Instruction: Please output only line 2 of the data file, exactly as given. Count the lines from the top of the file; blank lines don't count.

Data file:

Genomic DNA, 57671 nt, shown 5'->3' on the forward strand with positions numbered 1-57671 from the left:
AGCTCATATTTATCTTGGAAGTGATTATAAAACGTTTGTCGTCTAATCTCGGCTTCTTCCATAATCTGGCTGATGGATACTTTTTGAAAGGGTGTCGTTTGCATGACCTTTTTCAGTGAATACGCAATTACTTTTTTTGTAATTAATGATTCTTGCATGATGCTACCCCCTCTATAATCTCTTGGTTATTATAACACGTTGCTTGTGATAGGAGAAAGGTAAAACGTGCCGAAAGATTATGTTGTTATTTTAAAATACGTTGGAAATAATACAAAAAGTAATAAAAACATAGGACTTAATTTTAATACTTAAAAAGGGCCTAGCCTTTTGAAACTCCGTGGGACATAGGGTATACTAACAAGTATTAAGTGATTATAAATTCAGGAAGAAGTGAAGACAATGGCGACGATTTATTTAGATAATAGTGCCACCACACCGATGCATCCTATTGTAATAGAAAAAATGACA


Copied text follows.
AGCTCATATTTATCTTGGAAGTGATTATAAAACGTTTGTCGTCTAATCTCGGCTTCTTCCATAATCTGGCTGATGGATACTTTTTGAAAGGGTGTCGTTTGCATGACCTTTTTCAGTGAATACGCAATTACTTTTTTTGTAATTAATGATTCTTGCATGATGCTACCCCCTCTATAATCTCTTGGTTATTATAACACGTTGCTTGTGATAGGAGAAAGGTAAAACGTGCCGAAAGATTATGTTGTTATTTTAAAATACGTTGGAAATAATACAAAAAGTAATAAAAACATAGGACTTAATTTTAATACTTAAAAAGGGCCTAGCCTTTTGAAACTCCGTGGGACATAGGGTATACTAACAAGTATTAAGTGATTATAAATTCAGGAAGAAGTGAAGACAATGGCGACGATTTATTTAGATAATAGTGCCACCACACCGATGCATCCTATTGTAATAGAAAAAATGACA